Background: The status of smoking as a risk factor for the occurrence of stroke is well established. However, there is a paucity of data on the relationship between smoking status and acute stroke outcomes. We evaluated the role of recent smoking as a prognostic factor following acute ischemic stroke.
Methods: We analyzed data from patients enrolled in the Intravenous Magnesium Efficacy in Stroke (IMAGES) trial. Outcome measures studied included change in IMAGES stroke score, poor functional outcomes at day 30 and 90 (defined as Rankin Scale >1 and Barthel Index <95), and survival over the first 3 months after stroke. The independent effect of smoking status (subjects who had smoked in the past year) on outcome was evaluated by logistic regression analysis and Cox's proportional hazards model, adjusting for variables known to predict outcome after ischemic stroke.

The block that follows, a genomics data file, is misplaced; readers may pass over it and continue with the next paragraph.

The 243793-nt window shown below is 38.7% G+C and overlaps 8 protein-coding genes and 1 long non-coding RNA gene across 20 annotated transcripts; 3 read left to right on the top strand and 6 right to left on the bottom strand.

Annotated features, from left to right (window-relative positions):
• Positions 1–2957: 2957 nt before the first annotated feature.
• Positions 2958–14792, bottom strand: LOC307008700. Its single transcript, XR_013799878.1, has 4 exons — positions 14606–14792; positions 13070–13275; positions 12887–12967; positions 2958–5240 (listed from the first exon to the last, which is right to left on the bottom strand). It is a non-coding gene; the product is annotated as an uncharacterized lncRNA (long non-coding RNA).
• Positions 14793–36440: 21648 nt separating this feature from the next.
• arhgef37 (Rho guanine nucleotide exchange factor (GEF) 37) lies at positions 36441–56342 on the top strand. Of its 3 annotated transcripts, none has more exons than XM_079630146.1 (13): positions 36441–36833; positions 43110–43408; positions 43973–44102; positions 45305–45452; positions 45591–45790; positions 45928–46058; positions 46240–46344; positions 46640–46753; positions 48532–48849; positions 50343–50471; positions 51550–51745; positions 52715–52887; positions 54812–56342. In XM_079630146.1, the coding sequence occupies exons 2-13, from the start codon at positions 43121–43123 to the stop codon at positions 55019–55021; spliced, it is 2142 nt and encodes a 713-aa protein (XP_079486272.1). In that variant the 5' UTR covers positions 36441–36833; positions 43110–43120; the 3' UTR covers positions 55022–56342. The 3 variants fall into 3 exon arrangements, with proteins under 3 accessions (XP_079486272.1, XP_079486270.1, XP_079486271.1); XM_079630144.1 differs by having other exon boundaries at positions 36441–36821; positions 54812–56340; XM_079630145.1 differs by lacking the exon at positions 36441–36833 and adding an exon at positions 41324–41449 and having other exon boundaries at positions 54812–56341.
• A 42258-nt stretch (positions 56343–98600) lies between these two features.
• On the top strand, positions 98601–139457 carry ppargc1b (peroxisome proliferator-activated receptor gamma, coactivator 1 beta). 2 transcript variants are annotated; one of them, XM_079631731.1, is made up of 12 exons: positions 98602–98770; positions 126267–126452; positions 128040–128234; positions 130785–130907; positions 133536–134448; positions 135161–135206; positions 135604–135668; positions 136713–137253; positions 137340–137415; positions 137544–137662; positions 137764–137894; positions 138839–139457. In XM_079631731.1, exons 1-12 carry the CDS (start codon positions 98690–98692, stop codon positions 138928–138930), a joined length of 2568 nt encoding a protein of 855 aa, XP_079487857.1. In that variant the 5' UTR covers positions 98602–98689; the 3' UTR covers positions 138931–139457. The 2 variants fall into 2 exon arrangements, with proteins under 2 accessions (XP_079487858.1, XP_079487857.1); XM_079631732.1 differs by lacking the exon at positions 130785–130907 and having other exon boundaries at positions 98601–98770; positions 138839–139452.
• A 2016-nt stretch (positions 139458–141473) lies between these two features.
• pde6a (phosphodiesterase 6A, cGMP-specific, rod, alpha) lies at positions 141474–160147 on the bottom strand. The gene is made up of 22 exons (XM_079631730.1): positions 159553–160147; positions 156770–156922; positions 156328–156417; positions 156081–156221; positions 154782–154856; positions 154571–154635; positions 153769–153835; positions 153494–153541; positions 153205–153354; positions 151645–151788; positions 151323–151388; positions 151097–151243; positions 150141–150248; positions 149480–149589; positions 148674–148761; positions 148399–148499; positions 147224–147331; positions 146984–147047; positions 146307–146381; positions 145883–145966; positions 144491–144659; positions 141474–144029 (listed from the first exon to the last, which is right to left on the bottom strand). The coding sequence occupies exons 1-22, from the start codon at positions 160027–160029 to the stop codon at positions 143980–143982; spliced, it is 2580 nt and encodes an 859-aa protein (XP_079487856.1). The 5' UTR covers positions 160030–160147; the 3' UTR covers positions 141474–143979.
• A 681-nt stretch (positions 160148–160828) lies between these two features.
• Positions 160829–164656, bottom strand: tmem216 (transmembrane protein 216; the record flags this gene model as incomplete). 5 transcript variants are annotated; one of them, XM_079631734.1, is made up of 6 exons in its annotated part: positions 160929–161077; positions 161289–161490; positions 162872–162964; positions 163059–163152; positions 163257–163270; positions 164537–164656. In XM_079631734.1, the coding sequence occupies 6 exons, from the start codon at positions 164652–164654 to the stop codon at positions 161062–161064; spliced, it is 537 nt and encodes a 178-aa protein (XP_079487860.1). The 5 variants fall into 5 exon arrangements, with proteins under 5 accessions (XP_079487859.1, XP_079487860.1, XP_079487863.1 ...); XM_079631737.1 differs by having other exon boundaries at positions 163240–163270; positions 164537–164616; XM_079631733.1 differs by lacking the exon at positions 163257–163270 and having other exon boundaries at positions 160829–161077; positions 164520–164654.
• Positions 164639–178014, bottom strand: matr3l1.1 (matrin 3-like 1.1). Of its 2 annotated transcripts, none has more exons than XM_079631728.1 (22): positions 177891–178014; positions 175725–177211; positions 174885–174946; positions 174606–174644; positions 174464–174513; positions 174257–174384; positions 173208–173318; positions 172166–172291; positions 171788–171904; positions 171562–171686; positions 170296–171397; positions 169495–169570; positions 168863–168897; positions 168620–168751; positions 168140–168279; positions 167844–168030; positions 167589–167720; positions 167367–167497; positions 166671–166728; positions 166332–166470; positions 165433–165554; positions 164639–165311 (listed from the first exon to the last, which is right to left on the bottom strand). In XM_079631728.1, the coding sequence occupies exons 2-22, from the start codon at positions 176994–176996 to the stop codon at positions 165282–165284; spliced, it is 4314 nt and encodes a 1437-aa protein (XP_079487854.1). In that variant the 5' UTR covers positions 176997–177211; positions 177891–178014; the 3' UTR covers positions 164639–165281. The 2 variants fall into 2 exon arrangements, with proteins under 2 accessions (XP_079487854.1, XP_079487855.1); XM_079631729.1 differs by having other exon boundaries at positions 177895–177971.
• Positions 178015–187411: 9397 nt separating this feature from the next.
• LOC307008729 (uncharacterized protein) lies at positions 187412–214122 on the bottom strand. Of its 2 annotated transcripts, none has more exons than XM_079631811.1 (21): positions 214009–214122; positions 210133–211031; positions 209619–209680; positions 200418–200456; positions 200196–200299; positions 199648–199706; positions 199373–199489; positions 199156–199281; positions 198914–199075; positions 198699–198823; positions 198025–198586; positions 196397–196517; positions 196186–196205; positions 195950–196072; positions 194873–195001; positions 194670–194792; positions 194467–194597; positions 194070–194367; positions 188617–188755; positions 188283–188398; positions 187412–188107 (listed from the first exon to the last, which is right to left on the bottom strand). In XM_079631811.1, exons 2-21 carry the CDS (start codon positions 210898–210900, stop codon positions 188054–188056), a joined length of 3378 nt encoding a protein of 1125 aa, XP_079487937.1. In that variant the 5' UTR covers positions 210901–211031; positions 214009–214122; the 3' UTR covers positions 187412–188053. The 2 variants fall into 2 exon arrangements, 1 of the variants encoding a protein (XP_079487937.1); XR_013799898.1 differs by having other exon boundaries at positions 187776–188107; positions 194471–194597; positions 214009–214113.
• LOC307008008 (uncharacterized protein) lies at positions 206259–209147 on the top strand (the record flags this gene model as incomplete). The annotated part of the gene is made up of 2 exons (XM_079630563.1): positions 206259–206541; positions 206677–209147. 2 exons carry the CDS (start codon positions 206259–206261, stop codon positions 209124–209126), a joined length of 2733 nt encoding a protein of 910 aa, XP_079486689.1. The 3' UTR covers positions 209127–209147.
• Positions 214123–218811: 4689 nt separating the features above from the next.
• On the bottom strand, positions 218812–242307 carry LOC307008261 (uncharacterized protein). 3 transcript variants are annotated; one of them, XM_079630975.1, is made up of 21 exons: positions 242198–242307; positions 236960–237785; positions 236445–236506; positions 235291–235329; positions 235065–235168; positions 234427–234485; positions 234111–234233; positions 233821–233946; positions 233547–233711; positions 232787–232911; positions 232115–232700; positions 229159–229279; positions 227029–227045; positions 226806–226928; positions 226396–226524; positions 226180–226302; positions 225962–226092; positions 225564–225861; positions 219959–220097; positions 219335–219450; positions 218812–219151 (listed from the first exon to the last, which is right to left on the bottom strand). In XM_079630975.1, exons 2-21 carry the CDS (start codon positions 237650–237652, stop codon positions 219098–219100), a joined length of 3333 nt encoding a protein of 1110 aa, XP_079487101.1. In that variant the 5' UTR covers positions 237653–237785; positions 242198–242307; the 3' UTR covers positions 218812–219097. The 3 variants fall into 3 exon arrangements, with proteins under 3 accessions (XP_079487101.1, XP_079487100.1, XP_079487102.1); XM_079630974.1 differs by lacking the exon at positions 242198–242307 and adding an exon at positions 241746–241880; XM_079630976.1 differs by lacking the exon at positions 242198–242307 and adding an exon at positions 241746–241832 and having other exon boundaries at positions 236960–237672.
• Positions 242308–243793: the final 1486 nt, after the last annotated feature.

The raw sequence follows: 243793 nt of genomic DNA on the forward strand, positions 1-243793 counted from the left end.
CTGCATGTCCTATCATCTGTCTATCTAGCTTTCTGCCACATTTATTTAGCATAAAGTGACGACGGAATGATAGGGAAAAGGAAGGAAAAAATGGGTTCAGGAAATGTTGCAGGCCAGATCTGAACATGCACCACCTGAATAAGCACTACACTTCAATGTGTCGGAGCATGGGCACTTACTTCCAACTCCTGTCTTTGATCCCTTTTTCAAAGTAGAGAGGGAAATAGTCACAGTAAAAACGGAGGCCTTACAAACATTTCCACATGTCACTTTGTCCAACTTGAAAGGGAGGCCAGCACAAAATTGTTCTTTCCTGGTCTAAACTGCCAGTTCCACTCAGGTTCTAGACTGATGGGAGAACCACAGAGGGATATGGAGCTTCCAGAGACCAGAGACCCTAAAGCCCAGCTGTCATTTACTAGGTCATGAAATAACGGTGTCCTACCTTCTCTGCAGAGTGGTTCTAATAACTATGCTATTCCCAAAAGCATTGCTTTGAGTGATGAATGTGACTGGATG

Results: There were 2,386 subjects in the IMAGES efficacy dataset, including 615 recent or current smokers and 1,771 nonsmokers, among whom smokers were younger (p < 0.0001). After adjusting for covariates, smokers had increased odds of poor 90-day functional outcome independently of other statistically significant predictor variables, as assessed by Rankin Scale (odds ratio 1.38; 95% confidence interval 1.09-1.75) and Barthel Index (odds ratio 1.42; 95% confidence interval 1.13-1.79) at day 90. Smoking status did not affect survival at day 90.
Conclusions: Current or recent smokers experience poorer functional outcomes than nonsmokers 3 months after acute ischemic stroke.